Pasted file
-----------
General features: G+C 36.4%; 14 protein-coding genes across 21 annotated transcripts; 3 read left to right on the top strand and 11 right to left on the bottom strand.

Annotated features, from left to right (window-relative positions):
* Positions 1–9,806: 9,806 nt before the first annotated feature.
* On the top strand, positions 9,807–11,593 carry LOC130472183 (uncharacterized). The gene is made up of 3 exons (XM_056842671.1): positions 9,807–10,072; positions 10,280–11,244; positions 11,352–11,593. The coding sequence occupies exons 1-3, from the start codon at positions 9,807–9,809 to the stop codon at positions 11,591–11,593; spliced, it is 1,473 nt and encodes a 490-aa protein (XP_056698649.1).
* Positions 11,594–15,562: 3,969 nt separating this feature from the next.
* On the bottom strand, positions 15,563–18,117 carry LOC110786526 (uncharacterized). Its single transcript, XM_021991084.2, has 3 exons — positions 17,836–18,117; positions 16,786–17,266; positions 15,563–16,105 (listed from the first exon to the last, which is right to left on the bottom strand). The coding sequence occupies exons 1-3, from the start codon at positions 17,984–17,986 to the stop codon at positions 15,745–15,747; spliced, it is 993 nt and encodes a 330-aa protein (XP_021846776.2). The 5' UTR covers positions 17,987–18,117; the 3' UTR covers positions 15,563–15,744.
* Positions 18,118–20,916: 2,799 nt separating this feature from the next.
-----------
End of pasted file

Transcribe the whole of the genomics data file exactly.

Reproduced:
General features: G+C 36.4%; 14 protein-coding genes across 21 annotated transcripts; 3 read left to right on the top strand and 11 right to left on the bottom strand.

Annotated features, from left to right (window-relative positions):
* Positions 1–9,806: 9,806 nt before the first annotated feature.
* On the top strand, positions 9,807–11,593 carry LOC130472183 (uncharacterized). The gene is made up of 3 exons (XM_056842671.1): positions 9,807–10,072; positions 10,280–11,244; positions 11,352–11,593. The coding sequence occupies exons 1-3, from the start codon at positions 9,807–9,809 to the stop codon at positions 11,591–11,593; spliced, it is 1,473 nt and encodes a 490-aa protein (XP_056698649.1).
* Positions 11,594–15,562: 3,969 nt separating this feature from the next.
* On the bottom strand, positions 15,563–18,117 carry LOC110786526 (uncharacterized). Its single transcript, XM_021991084.2, has 3 exons — positions 17,836–18,117; positions 16,786–17,266; positions 15,563–16,105 (listed from the first exon to the last, which is right to left on the bottom strand). The coding sequence occupies exons 1-3, from the start codon at positions 17,984–17,986 to the stop codon at positions 15,745–15,747; spliced, it is 993 nt and encodes a 330-aa protein (XP_021846776.2). The 5' UTR covers positions 17,987–18,117; the 3' UTR covers positions 15,563–15,744.
* Positions 18,118–20,916: 2,799 nt separating this feature from the next.